A wildlife-friendly garden needs wasps. Nature needs wasps. They are a vital part of the natural ecosystem. However, they don’t have a cosy, fluffy image that bumblebees have. It doesn’t help that UK tabloid newspapers love to find dramatic stories of any animals that have stung, bitten, or attacked a single gardener or holidaymaker. At the time of writing (September 2021), a quick look online at the tabloid headlines and there’s already a flurry of stories about a relative of wasps, the hornet. A foreign hornet has been sighted and straight away, The Daily Mail uses the monikers ‘ultra-aggressive murder’ hornets, The Sun opts for ‘deadly’; even The Guardian has got carried away, calling them ‘murder’ hornets. The negative coverage of any insects in the media affects the public image of all other insects, particularly related ones. Here are some tips for managing wasps in a wildlife-friendly way.
This article covers:
- Wasp-friendly gardening
- Planning ahead for wasps
- Dealing with potential problems relating to wasps
Wasps are a gardener’s friend. Without them, the gardener has a much tougher job protecting favourite plants. See my post How Wasps Help Gardeners for more information about their role in a garden.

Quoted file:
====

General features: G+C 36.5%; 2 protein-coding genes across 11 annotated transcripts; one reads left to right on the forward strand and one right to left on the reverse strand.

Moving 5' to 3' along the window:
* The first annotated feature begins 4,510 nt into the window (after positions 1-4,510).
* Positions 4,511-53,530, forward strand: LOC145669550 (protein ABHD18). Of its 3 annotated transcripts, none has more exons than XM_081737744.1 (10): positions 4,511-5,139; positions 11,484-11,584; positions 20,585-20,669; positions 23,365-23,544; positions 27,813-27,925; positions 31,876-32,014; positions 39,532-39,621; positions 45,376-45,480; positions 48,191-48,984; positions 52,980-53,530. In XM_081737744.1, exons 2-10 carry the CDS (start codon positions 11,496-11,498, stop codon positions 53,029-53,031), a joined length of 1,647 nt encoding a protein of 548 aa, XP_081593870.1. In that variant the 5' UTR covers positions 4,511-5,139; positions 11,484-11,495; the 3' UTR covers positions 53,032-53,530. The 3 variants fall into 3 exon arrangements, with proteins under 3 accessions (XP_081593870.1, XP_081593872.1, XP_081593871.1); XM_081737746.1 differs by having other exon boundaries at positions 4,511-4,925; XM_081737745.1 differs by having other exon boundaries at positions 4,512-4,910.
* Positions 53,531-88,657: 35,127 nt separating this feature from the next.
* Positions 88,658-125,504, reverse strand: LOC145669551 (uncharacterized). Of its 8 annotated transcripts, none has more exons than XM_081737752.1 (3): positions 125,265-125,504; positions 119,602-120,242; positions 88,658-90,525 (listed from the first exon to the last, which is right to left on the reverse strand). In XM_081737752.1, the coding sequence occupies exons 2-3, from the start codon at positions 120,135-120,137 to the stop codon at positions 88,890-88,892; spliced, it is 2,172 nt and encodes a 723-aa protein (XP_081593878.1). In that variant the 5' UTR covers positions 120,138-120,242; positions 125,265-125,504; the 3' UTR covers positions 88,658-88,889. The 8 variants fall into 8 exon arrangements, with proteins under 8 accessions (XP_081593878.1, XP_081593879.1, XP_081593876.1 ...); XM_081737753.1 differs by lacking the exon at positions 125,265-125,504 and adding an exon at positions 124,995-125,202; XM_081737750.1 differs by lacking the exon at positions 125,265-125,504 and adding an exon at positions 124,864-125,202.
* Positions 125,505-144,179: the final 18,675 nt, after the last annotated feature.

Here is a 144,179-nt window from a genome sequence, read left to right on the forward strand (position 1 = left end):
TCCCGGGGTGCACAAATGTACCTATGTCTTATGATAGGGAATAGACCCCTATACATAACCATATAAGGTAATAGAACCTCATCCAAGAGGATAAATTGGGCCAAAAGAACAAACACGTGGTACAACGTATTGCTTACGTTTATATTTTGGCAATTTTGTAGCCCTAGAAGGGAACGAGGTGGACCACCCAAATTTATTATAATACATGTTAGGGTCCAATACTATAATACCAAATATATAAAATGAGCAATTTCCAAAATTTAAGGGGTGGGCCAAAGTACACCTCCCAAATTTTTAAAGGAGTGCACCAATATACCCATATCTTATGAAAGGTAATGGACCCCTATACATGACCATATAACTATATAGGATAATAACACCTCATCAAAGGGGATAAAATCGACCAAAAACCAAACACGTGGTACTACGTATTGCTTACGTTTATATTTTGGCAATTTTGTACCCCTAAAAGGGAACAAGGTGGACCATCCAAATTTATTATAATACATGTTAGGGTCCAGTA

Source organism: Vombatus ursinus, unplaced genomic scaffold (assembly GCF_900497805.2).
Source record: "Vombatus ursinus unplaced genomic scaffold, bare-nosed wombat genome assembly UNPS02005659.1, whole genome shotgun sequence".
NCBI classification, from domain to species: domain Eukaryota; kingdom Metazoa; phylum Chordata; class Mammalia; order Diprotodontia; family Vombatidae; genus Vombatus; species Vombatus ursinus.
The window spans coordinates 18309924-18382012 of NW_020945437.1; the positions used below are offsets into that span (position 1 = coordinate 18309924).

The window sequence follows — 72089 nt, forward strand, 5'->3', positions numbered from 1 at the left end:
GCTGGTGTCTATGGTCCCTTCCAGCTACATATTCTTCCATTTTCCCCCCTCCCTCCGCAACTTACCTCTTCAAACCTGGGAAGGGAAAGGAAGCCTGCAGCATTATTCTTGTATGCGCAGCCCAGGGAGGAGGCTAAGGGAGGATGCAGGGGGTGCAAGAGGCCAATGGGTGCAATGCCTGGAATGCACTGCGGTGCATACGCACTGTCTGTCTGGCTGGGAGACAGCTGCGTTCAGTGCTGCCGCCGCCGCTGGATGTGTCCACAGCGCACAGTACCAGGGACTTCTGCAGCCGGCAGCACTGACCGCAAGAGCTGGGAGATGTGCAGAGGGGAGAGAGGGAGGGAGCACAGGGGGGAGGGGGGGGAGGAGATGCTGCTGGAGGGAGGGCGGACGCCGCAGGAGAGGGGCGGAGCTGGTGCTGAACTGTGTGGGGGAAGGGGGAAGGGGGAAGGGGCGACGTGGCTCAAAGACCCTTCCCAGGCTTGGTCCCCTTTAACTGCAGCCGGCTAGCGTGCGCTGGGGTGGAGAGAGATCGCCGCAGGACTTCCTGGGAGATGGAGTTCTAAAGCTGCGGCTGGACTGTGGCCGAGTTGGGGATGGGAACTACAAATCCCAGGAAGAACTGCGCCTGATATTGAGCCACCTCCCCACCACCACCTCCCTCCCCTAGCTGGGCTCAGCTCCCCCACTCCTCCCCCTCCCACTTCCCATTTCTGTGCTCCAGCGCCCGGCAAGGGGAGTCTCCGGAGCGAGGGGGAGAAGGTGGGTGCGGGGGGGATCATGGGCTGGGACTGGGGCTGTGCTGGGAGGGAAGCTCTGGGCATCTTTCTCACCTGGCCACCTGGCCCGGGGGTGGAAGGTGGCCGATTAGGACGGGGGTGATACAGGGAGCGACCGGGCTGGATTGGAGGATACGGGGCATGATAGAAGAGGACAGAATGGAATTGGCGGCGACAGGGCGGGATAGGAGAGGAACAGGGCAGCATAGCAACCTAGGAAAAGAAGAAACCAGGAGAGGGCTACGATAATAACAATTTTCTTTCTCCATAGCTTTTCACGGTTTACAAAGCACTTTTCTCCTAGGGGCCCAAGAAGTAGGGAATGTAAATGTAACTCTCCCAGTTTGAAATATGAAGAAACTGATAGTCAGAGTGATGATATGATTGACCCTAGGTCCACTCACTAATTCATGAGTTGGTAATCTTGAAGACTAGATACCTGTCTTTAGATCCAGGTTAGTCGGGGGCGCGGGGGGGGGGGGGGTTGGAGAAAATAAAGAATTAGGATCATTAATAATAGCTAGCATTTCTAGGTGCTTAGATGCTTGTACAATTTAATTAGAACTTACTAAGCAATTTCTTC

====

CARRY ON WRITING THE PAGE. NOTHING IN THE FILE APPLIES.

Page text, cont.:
A wildlife-friendly garden that caters for wasps features much the same sort of design as one that caters for bees. It will have a variety of pollinator-friendly flowers, a bird bath or other water receptacle, some shrubs, some untouched soil/wild area if possible, and a place for them to shelter.
Like bees, wasps are numerous in species and behaviour. Some wasps nest in the ground, some in hollow logs or trees, while others might choose a wall cavity, an empty nest box, or a corner of a shed.
Look for plants that are pollinator-friendly, flower in the day, easy to access.
or the Wildlife Trusts’ examples.
Wasps need insects for their young, so if they’re attracted to your garden in spring and summer, it’s likely because it has a larder of insects for them to feed to their kids. In late summer, they love fruit, as the adults search for sugar to feed themselves.
Planning Ahead for Wasps
In gardens, the main issues with wasps are their attraction to food and their choice of nesting site. If you plan ahead, you can design your green space in a way that helps them and you with minimal conflicts.
Avoid Awkward Nest Sites
First, it is important to point out that not all wasp species form a nest, as only a small number of UK wasp species are colony species. Some are social wasps while others are solitary. Social wasps look for somewhere dry, secure, and solid that will last them the summer. Help yourself out by sealing any places where it might be an issue. Have you got any:
- Holes in your house walls (EG where pipes used to be)
- Ventilation bricks
- Cavities near open windows
- Holes in your shed, or
- …Plastic/solid compost bins that have any gaps where a wasp could pop in?
If these holey places are a bit close to where you spend time in the garden, seal them in winter, before the wasp/pollinator season. For ventilation bricks etc, where you cannot seal them, put a breathable netting over them, so air gets in but nowt else!
Give Wasps a Nest Site